Most Influential Moment of the 18th Century

Throughout history there are moments of great importance. Events which shake the world and change it forever. This is were we come in. Each of us will choose one event per century, starting with the 18th, and explore their significance. Why the 18th? Cause Paddy doesn’t know shit about what happened prior to the French Revolution, nor is he interested.

But in all seriousness, the 18th century is the golden age of Enlightenment – a wonderful and turbulent time – and there’s plenty to talk about.

There is a rule to the discussion we are about to undertake: We will chose singular events. So bids like the “French Revolution” or the “First World War” do not count, since they are more a series of events. Any event within them is fair play, though.
So, without further ado.

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The 18th century

 

Pole – The invention of the steam engine

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Okay, this is where I cheat a little. It is hard to pinpoint the exact moment for the invention of a steam engine. A task made even more difficult when we take into consideration the invention of a primitive steam turbine by Hero of Alexandria in the 1st century A.D. However, it is accepted that the first stream powered machine was used to pump water out of mines in 1698. But the first proper steam engine was designed by 1705. This new tool truly kicked off an age of rapid industrialization and urbanization. Shaking up the social and political order like no other invention before it. This moment marks the beginning of the Industrial Revolution. Even though it has its roots in the 17th century.

Paddy – The American Declaration of Independence

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The American Declaration of Independence had the immediate, simultaneous effect of damning one continent and freeing another. That is not to say it was, as one might expect, the New World getting one over on the Old, quite the reverse. The invention of those United States, born more from ink than blood, meant the death of America.

The British authorities, for all their faults, prevented European colonists from encroaching too far into the plethora of Native American nations that were splashed across Turtle Island. But it is a result of great “American” heroes like Washington that we talk of upper New York state rather than the Iroquois Nation (although, technically, the British still recognise such a nation’s existence), and because of Jackson we have South Carolina instead of Cherokeeland and Mississippi rather than Choctawia (just imagine all the bother we could’ve saved if such states remained copper-skinned?). And it is only with the disappearance of such places – and people – that the USA stands as our single world power.

All that said, it wasn’t all bad. As I alluded to and will expand upon, the US liberated a people in 1776, and that’s nothing to sniff at. The the destitute of Europe in their bedraggled and diseased millions at that point had a new hope, a new home.

Pole – Yes, the formation of the US is a big one, but I think there is a more important document associated with it: the Constitution. Also, back then the US did not have the same impact on the rest of  the world as it had following the Second World War.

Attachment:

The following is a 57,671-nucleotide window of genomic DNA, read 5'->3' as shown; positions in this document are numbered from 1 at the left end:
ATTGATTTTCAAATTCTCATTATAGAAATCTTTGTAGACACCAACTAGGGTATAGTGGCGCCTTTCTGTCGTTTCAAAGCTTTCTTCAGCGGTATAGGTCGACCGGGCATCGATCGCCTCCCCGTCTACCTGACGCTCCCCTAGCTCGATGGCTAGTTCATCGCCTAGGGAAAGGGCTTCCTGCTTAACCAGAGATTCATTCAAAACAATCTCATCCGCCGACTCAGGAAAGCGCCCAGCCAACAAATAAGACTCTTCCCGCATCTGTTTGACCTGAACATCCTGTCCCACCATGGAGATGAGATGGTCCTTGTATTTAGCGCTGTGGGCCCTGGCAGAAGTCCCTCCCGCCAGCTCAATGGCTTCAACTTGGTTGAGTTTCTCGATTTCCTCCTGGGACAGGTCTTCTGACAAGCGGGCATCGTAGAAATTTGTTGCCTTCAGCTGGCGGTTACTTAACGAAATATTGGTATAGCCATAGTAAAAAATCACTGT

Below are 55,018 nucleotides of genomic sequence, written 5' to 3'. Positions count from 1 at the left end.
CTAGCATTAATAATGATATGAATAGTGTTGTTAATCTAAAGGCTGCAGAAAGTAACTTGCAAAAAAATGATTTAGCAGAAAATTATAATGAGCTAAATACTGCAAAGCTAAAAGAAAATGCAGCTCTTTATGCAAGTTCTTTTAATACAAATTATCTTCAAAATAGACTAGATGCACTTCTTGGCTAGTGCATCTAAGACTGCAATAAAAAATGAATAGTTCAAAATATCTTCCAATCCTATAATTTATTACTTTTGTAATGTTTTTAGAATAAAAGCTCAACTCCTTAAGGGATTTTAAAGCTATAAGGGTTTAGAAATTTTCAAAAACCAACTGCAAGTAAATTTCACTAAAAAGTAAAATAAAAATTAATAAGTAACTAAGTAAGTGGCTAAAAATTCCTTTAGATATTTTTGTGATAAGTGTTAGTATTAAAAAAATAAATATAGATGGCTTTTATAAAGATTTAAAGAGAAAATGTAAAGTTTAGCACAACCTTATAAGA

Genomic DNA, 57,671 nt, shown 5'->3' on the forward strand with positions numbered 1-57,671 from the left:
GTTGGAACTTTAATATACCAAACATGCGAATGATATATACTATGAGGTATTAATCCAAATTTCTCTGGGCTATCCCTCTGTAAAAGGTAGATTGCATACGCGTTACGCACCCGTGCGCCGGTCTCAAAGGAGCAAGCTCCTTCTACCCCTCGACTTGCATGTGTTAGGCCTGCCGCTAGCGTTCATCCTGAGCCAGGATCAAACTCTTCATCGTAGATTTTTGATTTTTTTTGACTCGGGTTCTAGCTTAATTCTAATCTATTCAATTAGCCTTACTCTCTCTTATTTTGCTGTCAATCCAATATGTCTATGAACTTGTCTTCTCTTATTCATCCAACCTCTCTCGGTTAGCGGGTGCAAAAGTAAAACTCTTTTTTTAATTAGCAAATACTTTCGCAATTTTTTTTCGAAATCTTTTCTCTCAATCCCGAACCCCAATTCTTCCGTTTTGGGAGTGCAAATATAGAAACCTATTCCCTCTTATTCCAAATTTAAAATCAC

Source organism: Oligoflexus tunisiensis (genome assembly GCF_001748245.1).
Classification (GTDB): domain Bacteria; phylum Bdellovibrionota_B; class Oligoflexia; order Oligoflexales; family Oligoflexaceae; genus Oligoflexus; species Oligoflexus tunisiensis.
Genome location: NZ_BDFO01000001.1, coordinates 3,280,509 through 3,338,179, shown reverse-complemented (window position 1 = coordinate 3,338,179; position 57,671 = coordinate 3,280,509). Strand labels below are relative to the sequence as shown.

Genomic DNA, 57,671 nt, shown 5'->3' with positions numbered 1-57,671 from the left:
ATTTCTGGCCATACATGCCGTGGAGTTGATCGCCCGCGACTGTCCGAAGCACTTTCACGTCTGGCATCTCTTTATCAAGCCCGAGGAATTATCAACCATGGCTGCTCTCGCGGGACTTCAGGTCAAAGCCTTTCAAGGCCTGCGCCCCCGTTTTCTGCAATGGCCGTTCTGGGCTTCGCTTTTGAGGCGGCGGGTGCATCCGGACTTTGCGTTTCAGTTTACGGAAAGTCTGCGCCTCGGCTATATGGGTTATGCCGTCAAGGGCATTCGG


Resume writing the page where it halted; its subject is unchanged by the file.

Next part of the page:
The steam engine however, did not just change the system – it lead to the formation of a new one. The newly powered factories and railways caused the emergence of a new elite. An elite whose position was not based on aristocratic titles and chronicled bloodlines proving that one’s great, great, great, great grandmother was fucked by royalty. They gained their position because of capital.Image result for bourgeoisie

The middle class rose, giving birth to the class system we are familiar with today. This trend crossed national borders: it was not confined to England, where the first steam engine was built. It offered us an unprecedented step away from feudalism, into the industrial society of today. It wasn’t the only one by any means, but there were none of such importance preceding it.

Paddy: You credit the steam engine with a lot. Not only did it crush the gentry, it apparently uplifted that squatty and industrious class – the bourgeoisie – to take its place.

The steam engine had a negligible impact on the 18th century. It could be argued that it was only after that epoch had had its day and when the engine had been transplanted to the New World that it received the conditions – and scope – it required to bring about some of what you credit it with.

Yes, in the great expanse of the Great Plains and in America’s deserts and mountain regions, the steam engine did indeed usher in its own kind of revolution, in land acquisition, transportation and communication. But that was a different time. And of course, it was dependent entirely on the nation we call the United States – a joining of words Thomas Paine, that moral and popular force behind the Declaration, gave us.

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The tempered radicalism of the American Revolution opened the way for a system where Law is sovereign – a considerable change to the old British modus operandi where a king (or queen) stood atop and somewhat apart, dictating to all. It is in such a society based on law that science and commerce thrives, while moribund despotisms fester. Recall how it is the congenial air of America that Europe’s greatest innovators have found, and find still, liberation (and those all important government grants). From Paine himself, with his modest bridge building, to Joseph Priestley (chased out Tory mobs) and Alexander Graham Bell, Nikola Tesla, as well as a good number of thosr scientists which gave physics its relativist and quantum transformations.